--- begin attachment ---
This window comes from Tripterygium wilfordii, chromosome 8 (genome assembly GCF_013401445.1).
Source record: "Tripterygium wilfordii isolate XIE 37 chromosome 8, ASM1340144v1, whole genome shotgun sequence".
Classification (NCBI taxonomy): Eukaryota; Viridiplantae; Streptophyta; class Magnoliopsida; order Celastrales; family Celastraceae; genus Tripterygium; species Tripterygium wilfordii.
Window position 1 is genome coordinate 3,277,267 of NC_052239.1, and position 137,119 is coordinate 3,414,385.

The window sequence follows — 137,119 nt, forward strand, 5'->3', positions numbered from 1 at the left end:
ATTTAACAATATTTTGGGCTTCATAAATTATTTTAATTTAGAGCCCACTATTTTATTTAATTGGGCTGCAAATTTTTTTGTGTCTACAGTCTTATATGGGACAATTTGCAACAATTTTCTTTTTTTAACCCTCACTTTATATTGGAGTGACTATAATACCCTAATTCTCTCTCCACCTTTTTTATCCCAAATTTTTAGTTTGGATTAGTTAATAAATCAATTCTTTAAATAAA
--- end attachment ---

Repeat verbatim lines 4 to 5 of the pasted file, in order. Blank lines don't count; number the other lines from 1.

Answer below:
Window position 1 is genome coordinate 3,277,267 of NC_052239.1, and position 137,119 is coordinate 3,414,385.

The window sequence follows — 137,119 nt, forward strand, 5'->3', positions numbered from 1 at the left end: